“The number one thing I see happening all the time that shouldn’t is asking SMEs to work with you for free. People love to build personal and organizational brands, but time isn’t an infinite resource. 

“So when content leaders roll out initiatives to work with SMEs, expect the SME to contribute their time and knowledge for free, they shouldn’t be surprised to hear crickets and see the initiative not deliver on expectations.

“When I launched a podcast for a SaaS organization I used to work for, I struggled to get face time with guests interested in joining. I came with nothing to offer and asked everything of them—the expectation wasn’t based on reality.

“I took a step back and assessed how best to connect with guests (find a mutual connection), offer value first (exposure to our audience, cross-marketing support, a chance to tell their story), and invited them to join with the lowest lift possible (40mins of their time spent discussing meaningful questions about their problems and how they leveraged our solution to solve them specifically).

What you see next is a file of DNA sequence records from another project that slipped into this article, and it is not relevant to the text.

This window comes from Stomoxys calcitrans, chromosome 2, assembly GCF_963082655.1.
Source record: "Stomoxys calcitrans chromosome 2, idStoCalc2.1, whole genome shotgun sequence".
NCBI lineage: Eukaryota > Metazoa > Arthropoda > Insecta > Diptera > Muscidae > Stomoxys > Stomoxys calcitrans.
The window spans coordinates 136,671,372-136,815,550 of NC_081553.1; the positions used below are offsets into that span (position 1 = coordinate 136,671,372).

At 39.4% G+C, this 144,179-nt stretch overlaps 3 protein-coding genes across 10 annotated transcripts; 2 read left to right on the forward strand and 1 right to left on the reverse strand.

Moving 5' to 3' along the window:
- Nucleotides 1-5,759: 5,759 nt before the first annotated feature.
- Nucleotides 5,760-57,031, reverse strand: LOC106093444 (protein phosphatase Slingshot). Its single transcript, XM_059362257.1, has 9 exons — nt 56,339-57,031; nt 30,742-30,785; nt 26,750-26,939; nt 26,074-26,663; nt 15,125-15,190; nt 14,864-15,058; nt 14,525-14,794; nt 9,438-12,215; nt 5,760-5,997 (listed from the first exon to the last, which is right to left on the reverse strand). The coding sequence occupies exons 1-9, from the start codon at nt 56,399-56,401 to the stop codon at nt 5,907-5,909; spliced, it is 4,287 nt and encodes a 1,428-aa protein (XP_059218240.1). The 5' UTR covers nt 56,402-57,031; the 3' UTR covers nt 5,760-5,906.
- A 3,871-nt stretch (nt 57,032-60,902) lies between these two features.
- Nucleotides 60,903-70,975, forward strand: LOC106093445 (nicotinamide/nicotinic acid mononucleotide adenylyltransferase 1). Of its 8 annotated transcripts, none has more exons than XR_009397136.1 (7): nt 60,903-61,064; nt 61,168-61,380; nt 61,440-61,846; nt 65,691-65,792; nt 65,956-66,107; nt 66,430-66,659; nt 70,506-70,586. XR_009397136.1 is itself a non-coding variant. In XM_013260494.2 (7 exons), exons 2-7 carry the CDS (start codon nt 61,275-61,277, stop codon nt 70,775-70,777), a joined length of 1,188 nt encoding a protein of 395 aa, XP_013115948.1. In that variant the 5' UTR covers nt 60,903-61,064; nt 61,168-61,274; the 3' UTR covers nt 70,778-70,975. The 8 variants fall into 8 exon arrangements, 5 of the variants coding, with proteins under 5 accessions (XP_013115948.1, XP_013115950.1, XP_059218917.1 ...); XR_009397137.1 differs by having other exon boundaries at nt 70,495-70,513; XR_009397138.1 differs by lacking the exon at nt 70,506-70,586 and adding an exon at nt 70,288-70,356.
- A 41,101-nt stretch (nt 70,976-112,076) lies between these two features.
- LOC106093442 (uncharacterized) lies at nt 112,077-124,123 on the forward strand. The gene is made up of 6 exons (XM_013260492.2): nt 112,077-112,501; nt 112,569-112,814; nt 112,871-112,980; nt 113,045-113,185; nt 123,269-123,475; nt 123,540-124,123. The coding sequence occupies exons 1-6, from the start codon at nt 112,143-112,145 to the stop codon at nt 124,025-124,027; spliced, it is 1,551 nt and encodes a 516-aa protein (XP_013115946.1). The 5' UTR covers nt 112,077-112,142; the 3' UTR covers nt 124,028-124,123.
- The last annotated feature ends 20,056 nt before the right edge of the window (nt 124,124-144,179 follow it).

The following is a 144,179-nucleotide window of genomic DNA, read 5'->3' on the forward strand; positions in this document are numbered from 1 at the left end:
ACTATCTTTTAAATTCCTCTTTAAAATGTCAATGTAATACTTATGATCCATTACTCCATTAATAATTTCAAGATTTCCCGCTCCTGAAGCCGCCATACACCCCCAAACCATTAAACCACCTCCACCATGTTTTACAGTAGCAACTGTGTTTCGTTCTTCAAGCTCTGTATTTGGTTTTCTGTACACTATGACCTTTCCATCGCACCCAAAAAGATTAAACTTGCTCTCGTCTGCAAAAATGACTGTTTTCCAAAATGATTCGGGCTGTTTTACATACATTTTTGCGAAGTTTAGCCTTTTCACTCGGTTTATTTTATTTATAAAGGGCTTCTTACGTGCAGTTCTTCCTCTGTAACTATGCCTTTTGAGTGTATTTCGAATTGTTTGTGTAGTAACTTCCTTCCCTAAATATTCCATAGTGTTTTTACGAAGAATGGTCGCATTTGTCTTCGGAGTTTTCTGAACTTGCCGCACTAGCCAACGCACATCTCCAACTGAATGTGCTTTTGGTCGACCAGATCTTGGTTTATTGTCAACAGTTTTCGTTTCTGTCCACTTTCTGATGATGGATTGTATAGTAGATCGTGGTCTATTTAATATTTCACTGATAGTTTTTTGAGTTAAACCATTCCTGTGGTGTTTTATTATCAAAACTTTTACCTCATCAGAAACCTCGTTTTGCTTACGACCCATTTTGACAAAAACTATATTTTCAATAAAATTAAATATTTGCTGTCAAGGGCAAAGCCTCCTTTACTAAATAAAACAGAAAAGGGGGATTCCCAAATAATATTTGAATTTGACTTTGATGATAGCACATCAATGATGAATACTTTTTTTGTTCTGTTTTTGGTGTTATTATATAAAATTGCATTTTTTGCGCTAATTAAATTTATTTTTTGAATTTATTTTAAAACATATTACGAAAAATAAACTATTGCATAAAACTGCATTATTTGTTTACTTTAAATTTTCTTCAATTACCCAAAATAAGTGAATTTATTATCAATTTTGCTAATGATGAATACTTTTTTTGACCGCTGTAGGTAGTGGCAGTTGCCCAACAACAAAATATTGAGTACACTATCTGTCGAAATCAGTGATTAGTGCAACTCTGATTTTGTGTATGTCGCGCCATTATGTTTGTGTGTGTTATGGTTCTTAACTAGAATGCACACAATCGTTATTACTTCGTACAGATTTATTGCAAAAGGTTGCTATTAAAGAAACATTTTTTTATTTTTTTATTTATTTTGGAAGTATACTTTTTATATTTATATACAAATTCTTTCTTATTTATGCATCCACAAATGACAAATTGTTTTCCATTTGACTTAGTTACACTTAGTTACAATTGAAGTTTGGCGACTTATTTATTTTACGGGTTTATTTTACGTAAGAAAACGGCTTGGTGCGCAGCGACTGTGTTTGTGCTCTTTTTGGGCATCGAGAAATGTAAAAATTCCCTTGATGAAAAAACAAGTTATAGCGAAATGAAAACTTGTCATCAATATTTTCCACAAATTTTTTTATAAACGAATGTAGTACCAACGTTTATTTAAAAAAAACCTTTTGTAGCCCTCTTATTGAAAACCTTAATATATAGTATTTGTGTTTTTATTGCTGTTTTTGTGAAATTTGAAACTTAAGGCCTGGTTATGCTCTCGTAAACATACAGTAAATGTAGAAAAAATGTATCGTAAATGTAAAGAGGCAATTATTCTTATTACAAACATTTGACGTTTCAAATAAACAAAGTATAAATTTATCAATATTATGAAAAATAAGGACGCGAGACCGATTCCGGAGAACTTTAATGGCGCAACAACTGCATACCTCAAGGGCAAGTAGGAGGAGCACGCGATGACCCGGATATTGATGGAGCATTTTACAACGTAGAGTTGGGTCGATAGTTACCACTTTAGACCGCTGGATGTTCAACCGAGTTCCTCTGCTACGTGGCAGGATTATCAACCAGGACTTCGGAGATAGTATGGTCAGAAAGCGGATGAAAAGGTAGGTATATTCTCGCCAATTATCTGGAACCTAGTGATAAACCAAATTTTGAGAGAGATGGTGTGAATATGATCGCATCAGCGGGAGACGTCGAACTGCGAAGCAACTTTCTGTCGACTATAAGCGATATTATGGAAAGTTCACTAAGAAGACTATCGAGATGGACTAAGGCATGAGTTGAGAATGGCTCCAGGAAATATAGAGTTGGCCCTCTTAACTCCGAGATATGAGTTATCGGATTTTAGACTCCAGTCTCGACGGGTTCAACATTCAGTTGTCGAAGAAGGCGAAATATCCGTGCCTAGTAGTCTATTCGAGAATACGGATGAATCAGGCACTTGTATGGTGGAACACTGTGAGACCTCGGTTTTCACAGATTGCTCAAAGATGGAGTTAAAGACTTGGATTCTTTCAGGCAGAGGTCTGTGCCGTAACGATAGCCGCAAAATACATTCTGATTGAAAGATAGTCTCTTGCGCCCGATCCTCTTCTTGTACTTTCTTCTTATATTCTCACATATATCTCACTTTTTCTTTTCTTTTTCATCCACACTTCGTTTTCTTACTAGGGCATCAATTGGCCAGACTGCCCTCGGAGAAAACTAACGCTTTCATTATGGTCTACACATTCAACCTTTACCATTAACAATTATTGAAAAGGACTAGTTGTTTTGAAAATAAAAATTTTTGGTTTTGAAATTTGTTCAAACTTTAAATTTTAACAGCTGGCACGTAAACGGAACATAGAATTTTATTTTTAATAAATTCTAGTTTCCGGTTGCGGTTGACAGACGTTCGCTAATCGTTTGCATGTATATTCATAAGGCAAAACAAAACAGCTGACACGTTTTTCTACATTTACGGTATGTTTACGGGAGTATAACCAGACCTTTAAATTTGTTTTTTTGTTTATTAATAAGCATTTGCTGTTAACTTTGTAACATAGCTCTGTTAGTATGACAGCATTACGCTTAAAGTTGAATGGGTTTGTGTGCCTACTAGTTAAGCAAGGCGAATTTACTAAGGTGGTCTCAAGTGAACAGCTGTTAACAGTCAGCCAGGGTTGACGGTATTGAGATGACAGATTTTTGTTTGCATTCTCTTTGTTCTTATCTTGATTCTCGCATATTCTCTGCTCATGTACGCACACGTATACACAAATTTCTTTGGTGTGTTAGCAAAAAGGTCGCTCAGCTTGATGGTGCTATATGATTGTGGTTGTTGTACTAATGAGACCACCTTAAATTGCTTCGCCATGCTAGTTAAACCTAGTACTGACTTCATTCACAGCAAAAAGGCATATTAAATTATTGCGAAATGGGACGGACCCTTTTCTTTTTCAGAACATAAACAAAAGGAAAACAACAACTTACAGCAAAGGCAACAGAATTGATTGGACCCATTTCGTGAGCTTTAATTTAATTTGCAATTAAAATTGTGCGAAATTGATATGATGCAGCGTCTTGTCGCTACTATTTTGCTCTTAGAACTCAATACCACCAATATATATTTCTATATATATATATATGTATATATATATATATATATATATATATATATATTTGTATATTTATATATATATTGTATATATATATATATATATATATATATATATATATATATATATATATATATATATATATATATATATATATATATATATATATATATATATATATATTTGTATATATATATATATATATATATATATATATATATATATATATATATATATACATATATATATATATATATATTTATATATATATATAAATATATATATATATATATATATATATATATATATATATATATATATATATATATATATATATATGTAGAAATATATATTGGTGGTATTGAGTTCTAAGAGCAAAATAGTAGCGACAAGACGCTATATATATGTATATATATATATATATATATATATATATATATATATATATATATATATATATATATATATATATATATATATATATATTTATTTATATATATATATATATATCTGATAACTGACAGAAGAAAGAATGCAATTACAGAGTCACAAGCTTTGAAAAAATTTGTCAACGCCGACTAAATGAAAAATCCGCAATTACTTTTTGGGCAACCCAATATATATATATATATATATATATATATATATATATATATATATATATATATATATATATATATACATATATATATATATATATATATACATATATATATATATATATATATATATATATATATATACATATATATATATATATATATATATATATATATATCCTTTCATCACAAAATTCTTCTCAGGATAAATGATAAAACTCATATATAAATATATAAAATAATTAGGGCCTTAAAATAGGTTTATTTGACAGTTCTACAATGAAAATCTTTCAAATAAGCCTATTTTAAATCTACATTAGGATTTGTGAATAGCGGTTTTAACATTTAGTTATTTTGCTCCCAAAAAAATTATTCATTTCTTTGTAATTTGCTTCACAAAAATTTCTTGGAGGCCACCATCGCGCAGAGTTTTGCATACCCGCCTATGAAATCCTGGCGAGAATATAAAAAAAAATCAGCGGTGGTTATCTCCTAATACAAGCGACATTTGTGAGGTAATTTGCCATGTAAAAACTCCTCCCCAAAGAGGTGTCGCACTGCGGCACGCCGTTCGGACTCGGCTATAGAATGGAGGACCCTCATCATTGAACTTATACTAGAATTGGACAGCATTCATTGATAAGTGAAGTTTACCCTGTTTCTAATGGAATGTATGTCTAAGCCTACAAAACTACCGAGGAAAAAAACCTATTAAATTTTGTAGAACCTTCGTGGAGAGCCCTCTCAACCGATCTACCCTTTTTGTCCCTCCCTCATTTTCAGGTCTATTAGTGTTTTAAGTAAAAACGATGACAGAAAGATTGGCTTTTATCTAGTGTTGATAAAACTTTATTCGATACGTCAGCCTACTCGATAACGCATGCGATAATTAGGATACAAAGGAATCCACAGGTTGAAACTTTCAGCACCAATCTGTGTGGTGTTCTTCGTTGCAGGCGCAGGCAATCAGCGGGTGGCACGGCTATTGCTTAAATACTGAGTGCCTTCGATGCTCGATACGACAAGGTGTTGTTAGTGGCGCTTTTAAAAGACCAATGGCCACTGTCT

“It worked like a charm, we booked 10 guests, produced the episodes, and were met with immediate success going from 0 to hundreds of listeners in the first six months. And I still maintain those relationships years later, working with those experts and providing support where I can as much as they do for me.

Rocco also shared a few best practices for kickstarting reaching out to SMEs:

“I always start with a video message that’s personalized for that SME. 

“An invitation for a virtual coffee chat on me, tickets to a local show or sports game (baseball is perfect in the spring/summer), a donation to an organization they support, anything that’s a low-lift way to connect and get to know each other.”